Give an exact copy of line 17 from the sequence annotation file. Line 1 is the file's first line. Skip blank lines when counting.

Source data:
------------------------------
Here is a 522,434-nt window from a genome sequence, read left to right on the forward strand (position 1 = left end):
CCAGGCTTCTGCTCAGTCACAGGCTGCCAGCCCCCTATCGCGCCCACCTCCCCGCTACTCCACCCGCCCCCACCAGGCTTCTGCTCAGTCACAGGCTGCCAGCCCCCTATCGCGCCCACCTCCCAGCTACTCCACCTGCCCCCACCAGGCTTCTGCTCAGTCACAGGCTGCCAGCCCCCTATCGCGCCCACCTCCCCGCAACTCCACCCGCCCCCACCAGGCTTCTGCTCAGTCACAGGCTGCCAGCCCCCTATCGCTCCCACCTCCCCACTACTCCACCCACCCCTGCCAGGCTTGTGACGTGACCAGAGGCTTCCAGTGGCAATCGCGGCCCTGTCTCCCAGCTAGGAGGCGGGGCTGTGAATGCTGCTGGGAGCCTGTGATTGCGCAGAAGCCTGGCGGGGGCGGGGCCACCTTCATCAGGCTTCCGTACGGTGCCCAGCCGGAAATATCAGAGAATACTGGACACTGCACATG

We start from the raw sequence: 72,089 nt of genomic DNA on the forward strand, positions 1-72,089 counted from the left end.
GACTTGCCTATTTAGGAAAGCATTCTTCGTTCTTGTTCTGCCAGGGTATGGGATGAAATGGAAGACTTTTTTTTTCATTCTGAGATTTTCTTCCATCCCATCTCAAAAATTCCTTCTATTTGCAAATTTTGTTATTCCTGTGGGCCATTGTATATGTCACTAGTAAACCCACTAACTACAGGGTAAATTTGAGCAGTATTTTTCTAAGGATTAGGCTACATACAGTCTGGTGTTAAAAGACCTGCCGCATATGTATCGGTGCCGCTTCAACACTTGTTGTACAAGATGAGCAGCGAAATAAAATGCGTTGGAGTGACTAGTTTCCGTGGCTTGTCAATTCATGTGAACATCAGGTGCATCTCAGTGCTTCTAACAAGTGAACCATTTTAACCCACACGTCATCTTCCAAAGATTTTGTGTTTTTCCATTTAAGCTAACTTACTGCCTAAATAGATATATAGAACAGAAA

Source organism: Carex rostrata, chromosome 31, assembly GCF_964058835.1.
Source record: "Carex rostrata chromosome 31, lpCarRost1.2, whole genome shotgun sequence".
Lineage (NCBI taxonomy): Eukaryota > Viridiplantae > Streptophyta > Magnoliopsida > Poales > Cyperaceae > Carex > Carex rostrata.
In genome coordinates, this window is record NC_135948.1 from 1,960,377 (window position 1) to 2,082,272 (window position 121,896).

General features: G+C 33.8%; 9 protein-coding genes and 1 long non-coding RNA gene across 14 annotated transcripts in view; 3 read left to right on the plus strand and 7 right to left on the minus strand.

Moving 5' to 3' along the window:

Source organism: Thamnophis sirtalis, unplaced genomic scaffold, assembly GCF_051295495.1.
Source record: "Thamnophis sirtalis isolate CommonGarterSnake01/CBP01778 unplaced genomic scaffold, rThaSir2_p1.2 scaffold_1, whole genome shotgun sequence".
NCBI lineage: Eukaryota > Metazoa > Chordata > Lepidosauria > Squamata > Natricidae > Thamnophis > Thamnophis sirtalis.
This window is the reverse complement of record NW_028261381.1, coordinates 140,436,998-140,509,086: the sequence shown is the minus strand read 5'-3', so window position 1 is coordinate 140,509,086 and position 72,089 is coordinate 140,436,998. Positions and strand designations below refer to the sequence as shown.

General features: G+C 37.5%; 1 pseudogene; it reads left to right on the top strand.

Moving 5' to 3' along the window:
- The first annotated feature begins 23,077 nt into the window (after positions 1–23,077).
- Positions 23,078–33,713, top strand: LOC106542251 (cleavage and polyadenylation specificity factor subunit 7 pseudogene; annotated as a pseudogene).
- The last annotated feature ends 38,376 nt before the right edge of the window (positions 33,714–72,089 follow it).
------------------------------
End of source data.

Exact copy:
- The first annotated feature begins 23,077 nt into the window (after positions 1–23,077).